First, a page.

Mission Espiritu Santo greets you as you drive to this important piece of Texas history. Keep reading to learn about Goliad State Park & Historic Site.
When I took my family to Goliad State Park it was definitely more to visit the different buildings here and to check out additional locations nearby. This state park is more to take in the history than to camp and hike, but you can definitely walk around on a paved trail to see all of the sites, and there are multiple campsites if you’d like to extend your stay.
Multiple sites in the area make up over 300 years of Texas history. Native American, Spanish and Mexican cultures all have influence here, and that can be seen in the different structures.
The state park has one main area, but the Zaragoza birthplace and statue are just down the road. You can take the trail from the headquarters to here, and it’s not that long of a walk. The Angel Hike & Bike trail (2.5 mi. total) is what you’ll walk, but not that full length.
Mission Rosario is five miles west of the main site, so I recommend driving there for sure. We drove past it but didn’t have a chance to check it out, so I look forward to going back to visit.
Mission Espiritu Santo is a beautiful building. The Civilian Conservation Corps restored it in the 1930s to its current glory of beautiful white walls and rock walls that surround it.
Here you can explore the grounds and learn about how this site functioned from the chapel to the granary. Click here to see the map of this site and see what it has to offer. I definitely recommend just walking around and looking at everything. It’s really pretty here and there are some fantastic visuals. Everywhere you look has some small little details including a doorway that has a skull and crossbones above it. I’ll let you find that one on your own.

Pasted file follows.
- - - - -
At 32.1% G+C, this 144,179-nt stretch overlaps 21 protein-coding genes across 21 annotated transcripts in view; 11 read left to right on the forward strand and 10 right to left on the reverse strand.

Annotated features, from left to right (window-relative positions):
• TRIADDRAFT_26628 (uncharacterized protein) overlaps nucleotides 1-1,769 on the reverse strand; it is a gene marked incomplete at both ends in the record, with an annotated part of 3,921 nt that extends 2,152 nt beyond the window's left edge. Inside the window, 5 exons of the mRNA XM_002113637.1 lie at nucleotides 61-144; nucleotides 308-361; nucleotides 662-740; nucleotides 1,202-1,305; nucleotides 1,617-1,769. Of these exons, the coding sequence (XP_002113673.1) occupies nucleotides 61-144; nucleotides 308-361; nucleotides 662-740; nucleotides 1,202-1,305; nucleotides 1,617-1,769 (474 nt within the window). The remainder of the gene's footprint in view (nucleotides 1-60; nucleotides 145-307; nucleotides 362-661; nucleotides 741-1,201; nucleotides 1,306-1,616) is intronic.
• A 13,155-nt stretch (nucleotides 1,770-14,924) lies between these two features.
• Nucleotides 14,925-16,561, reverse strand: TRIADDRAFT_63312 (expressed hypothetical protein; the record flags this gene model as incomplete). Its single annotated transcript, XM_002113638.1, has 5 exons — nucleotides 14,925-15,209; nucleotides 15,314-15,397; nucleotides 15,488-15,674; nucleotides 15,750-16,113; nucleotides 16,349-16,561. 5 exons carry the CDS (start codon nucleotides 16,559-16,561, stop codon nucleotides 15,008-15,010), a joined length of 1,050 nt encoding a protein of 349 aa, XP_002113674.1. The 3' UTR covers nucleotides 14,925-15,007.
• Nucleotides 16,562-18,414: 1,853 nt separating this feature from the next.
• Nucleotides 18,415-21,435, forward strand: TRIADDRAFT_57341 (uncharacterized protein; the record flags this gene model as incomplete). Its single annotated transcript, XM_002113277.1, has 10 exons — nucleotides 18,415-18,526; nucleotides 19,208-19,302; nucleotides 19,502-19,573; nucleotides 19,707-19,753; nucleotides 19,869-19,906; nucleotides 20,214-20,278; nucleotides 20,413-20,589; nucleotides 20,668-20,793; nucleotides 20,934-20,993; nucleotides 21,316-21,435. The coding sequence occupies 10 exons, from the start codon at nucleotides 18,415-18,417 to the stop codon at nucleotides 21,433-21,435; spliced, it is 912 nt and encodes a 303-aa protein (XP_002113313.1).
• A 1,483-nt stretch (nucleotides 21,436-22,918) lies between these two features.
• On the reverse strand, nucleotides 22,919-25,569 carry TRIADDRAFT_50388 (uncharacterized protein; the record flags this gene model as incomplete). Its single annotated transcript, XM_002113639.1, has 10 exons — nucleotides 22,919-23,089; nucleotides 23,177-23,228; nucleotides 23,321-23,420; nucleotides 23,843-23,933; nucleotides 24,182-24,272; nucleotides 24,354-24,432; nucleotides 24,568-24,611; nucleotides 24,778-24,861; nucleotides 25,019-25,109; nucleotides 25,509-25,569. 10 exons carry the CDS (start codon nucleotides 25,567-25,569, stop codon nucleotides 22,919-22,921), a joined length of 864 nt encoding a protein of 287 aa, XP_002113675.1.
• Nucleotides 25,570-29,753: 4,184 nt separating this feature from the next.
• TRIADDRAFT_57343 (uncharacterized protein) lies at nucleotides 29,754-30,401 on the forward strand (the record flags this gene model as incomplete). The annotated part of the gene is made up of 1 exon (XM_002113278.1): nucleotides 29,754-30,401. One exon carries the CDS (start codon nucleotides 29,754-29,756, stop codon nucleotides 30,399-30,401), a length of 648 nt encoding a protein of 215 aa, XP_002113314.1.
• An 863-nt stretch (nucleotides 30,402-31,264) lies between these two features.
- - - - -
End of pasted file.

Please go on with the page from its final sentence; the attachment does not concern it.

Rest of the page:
Back down the road is also Presidio La Bahia historic site. The Spanish army constructed this beautiful site in 1749, but note, this is run by the Catholic Diocese of Victory, so your day pass to the Goliad State Park will not work here.
There are four main camping areas for anyone wanting to extend their stay: Longhorn Tent Camping, Karankawa Camping area, Jacales Camping area, and Vaquero Camping site.
Vaquero is a water-only site with 7 spots($10/nightly), Karankawa is a full hook-up site($25/nightly), Longhorn is water only($10/nightly), and Jacales ($20/nightly) is the most fulfilling site with water and electricity. On the tail end of the Jacales site, you’ll find water-only sites as well. ($10/nightly).
This is not the typical Texas state park site, but what it lacks in some of the other state park attributes it makes up for in history.
I’d definitely recommend anyone just taking the road trip to visit this state park, and then traveling around the area to Gonzalez, TX to see the ‘Come and Take It” cannon, and other historical sites. Once you’re outside you can see the battlefield when that took place!